It is in the fields and gardens that Q’anil’s light shines particularly brightly, it is the nawal of farmers, gardeners and herbalists. But just as it is at home around plants, Q’anil has the possibility to shine anywhere. Q’anil has talent, its beautiful golden light illuminates that which it comes into contact with, Q’anil people light up the room with their presence. Q’anil is about achieving full potential, and this relates to all of our activities. It does have an affinity to the arts, but in general is a day of bounty for all life projects.

However, when an energy is so fertile and prosperous, life can become too easy. Q’anil also appreciates the rewards of its talent – sometimes a little too much. Q’anil is prone to overindulge in the sensual, in particular with regards to intoxication.

The number 4 is very important within Mayan mythology. Four represents the cardinal points, the four colours of maize, the four carriers of the year, the two equinoxes and two solstices, as well as midnight, sunrise, midday and sunset. The number four is representative of the four first men, who raised the sky from the sea to create the world we live on. In Mayan myth it is four pillars that support the sky from the Earth. As you can imagine, four is a number which represents stability, a solar number. Even though it is still low, it is thought of as a beneficial number.

9 Q’anil (8th December 2016)

9 Q'anilWith both the fertile nature of Q’anil and the good fortune seen in the number 9 we can expect this day to be really rather pleasant. This is possibly a welcome relief after the strength of the last few days.

There are many phrases that we could associate with this day. “The light of life”, “seed of life” and “the light of the feminine” are just a few. It feels like a delicious golden energy we would all love to bask in, the reward after the hard work we have been carrying out recently. It is a day to enjoy the bounty that the fruition of your projects has brought to you.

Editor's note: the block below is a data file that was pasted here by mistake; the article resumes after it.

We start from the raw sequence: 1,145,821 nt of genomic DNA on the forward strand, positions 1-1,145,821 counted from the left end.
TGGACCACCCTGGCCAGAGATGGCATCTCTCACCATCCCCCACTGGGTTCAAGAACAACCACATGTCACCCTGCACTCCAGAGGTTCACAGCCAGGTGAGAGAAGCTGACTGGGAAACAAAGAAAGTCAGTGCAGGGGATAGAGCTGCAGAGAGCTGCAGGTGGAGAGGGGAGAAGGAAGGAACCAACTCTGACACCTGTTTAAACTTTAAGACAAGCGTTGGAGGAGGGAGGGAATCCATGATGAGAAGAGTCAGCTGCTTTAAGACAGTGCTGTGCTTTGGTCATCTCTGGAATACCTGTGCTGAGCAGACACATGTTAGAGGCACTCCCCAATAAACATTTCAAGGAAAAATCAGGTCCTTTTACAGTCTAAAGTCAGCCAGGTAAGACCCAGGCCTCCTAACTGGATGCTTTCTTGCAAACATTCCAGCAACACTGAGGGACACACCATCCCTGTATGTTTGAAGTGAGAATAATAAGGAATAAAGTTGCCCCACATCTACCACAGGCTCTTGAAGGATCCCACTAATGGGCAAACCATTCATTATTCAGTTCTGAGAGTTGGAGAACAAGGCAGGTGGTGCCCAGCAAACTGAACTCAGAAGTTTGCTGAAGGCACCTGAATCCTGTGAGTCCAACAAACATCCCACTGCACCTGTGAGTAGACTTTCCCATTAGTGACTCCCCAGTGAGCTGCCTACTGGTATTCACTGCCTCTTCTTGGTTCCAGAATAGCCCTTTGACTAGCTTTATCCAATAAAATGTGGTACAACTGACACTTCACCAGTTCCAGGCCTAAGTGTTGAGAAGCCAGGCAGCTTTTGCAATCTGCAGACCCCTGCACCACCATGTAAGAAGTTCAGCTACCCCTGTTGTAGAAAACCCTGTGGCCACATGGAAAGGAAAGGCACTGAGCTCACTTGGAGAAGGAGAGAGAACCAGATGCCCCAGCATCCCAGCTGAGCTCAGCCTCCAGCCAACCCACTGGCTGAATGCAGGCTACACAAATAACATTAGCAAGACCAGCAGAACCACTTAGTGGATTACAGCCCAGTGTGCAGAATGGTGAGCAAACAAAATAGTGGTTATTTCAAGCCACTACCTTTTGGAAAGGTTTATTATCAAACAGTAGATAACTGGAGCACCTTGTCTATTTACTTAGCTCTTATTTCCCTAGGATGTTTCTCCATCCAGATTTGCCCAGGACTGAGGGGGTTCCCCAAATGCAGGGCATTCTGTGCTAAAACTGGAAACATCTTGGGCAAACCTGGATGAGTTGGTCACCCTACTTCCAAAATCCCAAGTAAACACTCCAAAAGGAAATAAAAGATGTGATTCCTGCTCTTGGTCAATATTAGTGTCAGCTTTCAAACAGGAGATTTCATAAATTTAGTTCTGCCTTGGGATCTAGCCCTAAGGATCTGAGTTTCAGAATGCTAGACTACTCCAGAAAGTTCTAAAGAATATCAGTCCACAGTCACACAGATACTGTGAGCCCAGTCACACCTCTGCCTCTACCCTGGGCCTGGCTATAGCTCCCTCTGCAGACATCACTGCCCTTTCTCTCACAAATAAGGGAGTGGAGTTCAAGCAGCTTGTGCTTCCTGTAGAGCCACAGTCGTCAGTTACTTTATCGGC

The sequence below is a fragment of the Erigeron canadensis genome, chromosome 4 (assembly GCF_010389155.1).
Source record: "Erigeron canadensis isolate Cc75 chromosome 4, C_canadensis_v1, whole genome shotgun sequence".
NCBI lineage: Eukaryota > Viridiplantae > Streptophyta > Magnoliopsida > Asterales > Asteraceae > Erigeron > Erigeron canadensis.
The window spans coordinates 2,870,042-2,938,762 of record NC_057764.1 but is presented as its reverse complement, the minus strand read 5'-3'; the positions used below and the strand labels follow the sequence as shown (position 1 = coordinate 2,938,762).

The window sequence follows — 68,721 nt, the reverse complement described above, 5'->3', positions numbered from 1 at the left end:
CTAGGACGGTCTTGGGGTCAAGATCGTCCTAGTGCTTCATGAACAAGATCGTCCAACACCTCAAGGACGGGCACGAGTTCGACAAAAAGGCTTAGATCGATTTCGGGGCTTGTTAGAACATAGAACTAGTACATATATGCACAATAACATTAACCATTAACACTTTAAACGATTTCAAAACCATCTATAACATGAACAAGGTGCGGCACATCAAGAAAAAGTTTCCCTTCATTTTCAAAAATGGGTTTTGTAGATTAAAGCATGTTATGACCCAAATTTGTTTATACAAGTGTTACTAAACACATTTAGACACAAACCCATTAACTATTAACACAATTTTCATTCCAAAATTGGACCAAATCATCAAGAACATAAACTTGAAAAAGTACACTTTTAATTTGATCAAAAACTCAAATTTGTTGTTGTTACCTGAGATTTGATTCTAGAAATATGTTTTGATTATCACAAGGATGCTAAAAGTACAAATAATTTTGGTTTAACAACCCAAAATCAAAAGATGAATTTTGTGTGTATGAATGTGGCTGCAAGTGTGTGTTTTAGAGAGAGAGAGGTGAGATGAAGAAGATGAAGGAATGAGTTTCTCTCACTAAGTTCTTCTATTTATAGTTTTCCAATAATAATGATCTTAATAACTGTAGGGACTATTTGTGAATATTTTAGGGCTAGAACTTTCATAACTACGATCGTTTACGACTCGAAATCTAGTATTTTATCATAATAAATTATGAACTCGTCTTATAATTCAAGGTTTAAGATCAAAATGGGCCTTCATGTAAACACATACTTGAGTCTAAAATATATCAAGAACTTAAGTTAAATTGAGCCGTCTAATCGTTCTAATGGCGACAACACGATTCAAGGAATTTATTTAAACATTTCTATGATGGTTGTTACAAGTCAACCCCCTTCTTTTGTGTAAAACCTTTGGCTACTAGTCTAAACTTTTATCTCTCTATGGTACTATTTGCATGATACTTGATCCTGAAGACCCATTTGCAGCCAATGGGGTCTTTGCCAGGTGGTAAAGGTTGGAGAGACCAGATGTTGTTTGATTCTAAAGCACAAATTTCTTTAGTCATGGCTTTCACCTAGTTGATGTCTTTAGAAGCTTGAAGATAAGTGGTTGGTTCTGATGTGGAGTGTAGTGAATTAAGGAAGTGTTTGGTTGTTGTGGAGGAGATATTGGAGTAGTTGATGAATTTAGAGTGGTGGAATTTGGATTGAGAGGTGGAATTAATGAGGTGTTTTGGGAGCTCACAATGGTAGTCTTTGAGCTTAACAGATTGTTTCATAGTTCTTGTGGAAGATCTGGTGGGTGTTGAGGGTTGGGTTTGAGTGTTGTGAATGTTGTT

However, there is also work to be done, and 9 Q’anil is a great day for working in the fields and garden, planting the seeds for your next harvest. Both 9 and Q’anil are linked to fertility. Q’anil is also strongly linked with the herbalist’s art and creates a very powerful day to plant or harvest medicinal herbs.

All in all, 9 Q’anil should be a happy and prosperous day, a celebration of life itself, and a celebration of the women in our lives. However, be careful not to overdo it, or Q’anil‘s other side of intoxication may make its presence known.

20160404_090747

Nawal Q’anil represents the ripening of the seed, the crop coming to maturity. The K’iché word Q’an means yellow, and the -il suffix is rather like the English -ing. Q’anil represents the golden head of maize at its perfection of ripeness, ready to be picked. In the Mayan creation story, humans were fashioned from maize dough, we are Ixim Achi, the people of the corn. The maize in this part of the world has a 260 day growth season between planting (conception) and harvest (birth.) This connects maize with both the sacred calendar and with the period of human gestation.

It is in the fields and gardens that Q’anil’s light shines particularly brightly, it is the nawal of farmers, gardeners and herbalists. But just as it is at home around plants, Q’anil has the possibility to shine anywhere. Q’anil has talent, its beautiful golden light illuminates that which it comes into contact with, Q’anil people light up the room with their presence. Q’anil is about achieving full potential, and this relates to all of our activities. It does have an affinity to the arts, but in general is a day of bounty for all life projects.

However, when an energy is so fertile and prosperous, life can become too easy. Q’anil also appreciates the rewards of its talent – sometimes a little too much. Q’anil is prone to overindulge in the sensual, in particular with regards to intoxication.